Foundation Team Joins Experts in Vancouver to Share Advances in Research and Care

Earlier this month, members of the Parkinson’s Foundation team joined thousands of movement disorder specialists in Vancouver.

They were on site for the International Congress of Parkinson’s Disease and Movement Disorders, which brings together neurologists with expertise in Parkinson’s and similar diseases to share advances in research and care. During the congress, our team shared four posters highlighting Parkinson’s Foundation innovations.

Parkinson’s Foundation Posters: MDS Congress 2017

Patient Engagement in Parkinson’s Research: A Comparison of Attitudes and Impact in the UK and the US
Team members: Megan Feeney, M.P.H., Veronica Todaro, M.P.H., Emily Sanders and Karlin Schroeder, M.A. in collaboration with Claire Nolan, Ph.D., of Parkinson’s UK

We know that research can be more effective when scientists and patients collaborate. But what do researchers think? The Parkinson’s Foundation and Parkinson’s UK surveyed 100 researchers to find out. The results? Researchers report that patients have played a role in developing and designing studies in the US and UK. Researchers and study sponsors in both countries agreed that working with patients made research better, but they differed in the ways in which it improved their work. For example, study sponsors in the US tended to report that patients improved study design, while those in the UK tended to report patients validated research questions. Researchers in both countries also agreed that time was their biggest barrier to engaging patients in their work. The two nonprofits will use the outcomes to advance patient engagement moving forward.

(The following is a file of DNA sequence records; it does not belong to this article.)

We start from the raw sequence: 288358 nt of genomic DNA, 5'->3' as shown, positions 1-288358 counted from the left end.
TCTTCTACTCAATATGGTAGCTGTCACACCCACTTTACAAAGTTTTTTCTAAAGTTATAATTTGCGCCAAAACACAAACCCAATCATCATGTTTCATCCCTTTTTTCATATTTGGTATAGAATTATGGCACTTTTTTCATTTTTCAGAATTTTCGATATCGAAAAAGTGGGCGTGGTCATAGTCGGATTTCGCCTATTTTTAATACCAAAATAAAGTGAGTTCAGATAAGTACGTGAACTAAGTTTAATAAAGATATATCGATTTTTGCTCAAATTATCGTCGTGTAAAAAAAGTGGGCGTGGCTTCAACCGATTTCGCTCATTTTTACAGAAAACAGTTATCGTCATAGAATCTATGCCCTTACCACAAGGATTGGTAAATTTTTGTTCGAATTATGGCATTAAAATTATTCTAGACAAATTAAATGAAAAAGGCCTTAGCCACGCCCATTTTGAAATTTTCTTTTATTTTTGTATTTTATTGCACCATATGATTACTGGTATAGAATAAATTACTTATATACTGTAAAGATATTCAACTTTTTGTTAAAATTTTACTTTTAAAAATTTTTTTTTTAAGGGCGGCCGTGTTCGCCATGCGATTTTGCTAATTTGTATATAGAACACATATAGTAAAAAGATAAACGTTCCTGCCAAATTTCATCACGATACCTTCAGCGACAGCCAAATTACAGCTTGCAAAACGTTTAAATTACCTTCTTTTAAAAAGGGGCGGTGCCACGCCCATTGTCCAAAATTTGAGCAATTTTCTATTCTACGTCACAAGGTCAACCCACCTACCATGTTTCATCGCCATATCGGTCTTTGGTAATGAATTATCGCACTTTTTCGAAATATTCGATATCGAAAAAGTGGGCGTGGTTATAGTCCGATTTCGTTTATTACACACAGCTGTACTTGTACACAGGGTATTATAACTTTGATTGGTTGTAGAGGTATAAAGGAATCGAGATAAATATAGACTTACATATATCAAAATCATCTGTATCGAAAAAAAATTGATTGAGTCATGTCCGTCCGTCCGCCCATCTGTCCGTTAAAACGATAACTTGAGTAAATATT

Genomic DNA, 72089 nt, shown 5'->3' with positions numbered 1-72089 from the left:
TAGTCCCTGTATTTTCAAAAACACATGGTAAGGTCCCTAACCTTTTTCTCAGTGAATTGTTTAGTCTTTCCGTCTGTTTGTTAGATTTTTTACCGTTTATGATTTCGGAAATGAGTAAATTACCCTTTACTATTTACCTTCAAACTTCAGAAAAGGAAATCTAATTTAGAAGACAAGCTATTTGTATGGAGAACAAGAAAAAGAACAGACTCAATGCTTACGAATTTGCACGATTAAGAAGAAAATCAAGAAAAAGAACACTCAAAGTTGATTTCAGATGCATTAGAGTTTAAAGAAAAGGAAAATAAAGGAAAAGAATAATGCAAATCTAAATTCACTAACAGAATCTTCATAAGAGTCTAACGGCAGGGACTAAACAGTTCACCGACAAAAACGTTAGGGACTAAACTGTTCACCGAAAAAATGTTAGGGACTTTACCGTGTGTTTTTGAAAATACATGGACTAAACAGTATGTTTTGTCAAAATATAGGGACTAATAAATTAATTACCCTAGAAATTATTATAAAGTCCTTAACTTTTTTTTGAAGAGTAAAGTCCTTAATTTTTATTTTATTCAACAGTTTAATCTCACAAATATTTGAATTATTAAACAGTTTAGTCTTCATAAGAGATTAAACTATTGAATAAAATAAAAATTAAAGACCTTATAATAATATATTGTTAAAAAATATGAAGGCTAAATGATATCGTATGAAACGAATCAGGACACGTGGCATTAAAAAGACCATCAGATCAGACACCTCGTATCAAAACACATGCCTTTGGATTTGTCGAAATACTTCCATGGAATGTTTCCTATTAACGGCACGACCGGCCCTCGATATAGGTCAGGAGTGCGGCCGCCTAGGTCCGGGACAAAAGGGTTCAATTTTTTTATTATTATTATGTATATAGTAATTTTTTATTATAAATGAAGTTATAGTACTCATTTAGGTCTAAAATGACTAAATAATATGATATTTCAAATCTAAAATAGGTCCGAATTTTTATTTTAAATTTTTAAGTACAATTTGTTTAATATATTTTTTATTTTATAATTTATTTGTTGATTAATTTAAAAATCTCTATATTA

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Improving Clinical Trials Through Patient Input: Outcomes of a Partnership Between Pfizer and Parkinson’s Disease Foundation
Team members: Karlin Schroeder, M.A., Megan Feeney, M.P.H., and Veronica Todaro, M.P.H., Parkinson’s Foundation, in collaboration with David Gray, Tim Rolph and Shivraj Sohur of Pfizer, Inc.